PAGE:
We, Dave and I were absolutely gobsmacked and still cannot quite believe that we watched a very relaxed Cory's pass over Regent's Park last Thursday 15th Sept. This morning we were trying to workout roughly how high this bird was and finally agreed on about 400ft. This is the height that the majority of gulls passing over the park seemed to fly at. Over the years we have seen some great birds on the line Thursday's bird was flying on. It's produced the majority of Osprey sightings in the autumn, Black Kite, Red Kite, Honey Buzzard, Marsh Harrier and Knot. The line links the Lea Valley around Walthamstow to the large reservoirs in south-west London.
As much as we wanted the bird to be seen by other London birders, for that to have happened the bird would have had to come down on one of these water-bodies. This is what happened to the only other record of an inland Cory's Shearwater in the UK, on 2nd October 1971 at Chasewater.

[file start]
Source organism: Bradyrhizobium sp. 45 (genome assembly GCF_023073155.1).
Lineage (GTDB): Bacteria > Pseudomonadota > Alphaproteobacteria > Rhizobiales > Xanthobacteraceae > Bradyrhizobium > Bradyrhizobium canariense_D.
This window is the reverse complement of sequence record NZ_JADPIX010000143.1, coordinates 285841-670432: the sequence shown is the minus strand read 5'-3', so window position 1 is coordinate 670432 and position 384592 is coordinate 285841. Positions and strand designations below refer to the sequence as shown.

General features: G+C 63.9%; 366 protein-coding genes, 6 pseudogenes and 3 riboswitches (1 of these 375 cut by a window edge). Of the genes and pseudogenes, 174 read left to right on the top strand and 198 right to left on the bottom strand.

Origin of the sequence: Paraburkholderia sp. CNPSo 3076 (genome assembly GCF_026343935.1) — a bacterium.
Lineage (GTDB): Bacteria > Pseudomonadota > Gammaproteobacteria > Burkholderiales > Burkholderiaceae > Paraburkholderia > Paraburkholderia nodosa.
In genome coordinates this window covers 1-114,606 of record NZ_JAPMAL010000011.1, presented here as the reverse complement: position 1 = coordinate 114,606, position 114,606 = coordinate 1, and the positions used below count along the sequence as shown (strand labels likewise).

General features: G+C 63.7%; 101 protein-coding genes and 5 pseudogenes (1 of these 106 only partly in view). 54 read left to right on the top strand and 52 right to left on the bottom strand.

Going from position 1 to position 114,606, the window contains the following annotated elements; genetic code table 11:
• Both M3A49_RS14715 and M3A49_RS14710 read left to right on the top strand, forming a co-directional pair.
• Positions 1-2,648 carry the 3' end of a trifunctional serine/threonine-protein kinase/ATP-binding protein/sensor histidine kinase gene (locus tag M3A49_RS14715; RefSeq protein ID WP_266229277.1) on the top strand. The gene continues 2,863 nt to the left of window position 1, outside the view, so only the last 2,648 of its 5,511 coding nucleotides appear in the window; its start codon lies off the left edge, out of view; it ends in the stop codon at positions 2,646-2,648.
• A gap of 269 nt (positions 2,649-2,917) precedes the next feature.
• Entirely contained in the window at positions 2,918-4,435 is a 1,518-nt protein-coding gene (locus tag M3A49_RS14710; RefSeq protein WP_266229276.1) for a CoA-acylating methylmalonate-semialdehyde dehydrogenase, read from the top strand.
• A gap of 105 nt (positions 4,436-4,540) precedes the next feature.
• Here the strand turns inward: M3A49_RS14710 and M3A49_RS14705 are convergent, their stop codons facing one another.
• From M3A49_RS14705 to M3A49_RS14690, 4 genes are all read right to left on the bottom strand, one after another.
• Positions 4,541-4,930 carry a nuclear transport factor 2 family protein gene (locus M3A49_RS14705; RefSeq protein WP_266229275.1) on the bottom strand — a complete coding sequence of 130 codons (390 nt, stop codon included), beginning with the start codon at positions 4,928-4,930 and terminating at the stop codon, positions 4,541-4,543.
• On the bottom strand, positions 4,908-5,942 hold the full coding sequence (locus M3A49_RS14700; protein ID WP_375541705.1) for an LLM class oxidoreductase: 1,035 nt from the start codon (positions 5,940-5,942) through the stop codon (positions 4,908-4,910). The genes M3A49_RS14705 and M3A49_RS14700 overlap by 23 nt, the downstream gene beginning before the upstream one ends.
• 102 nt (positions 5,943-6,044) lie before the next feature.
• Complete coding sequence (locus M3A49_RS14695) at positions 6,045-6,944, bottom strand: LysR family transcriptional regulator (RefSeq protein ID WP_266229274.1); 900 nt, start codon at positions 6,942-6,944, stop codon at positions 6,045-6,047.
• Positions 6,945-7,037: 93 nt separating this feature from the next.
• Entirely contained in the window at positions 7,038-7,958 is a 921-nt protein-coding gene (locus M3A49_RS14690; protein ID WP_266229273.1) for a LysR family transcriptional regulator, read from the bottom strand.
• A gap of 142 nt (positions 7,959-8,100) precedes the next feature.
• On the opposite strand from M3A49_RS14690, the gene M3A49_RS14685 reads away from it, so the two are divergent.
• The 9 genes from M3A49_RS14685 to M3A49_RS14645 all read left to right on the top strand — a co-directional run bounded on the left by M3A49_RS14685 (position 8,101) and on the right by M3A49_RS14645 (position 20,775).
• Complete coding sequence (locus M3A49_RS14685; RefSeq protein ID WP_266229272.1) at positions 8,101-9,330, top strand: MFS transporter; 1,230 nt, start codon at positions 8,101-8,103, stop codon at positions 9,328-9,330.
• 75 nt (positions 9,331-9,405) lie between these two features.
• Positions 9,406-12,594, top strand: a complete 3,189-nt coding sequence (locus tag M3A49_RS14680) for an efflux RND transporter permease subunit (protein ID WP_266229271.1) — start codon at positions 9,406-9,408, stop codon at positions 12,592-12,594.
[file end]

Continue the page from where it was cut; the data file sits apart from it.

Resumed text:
We thought it would be an idea to contact that lucky birder, Rob Hume. He informed us that the weather that day and before was similar to last Thursday's in being warm and sunny, not the kind of weather a large powerful shearwater would be blown inland by. In Rob's case the bird was sitting on a gravel spit and by the sounds of it may have been down for more than a day as it wasn't in the best condition. Another similarity to the bird Dave spotted, was that there happened to be only one other birder nearby. Dave phoned me ( modern day), where as Rob waved Graham Evan's over. He then borrowed Grahams bike and nipped home to pick up the family camera, taking a few snaps (see below). They then arranged for someone to drive out with a box, so Rob could take it home and feed it. The bird did flap it's wings a bit but as we know shearwater's aren't that good on their feet. Rob was due back at Swansea University in a couple of days so cared for the bird until he was driven back to Wales. There he tried to release the bird but it clearly wasn't strong enough and died in the waves. A sad end to a great encounter.
Photos courtesy of Rob Hume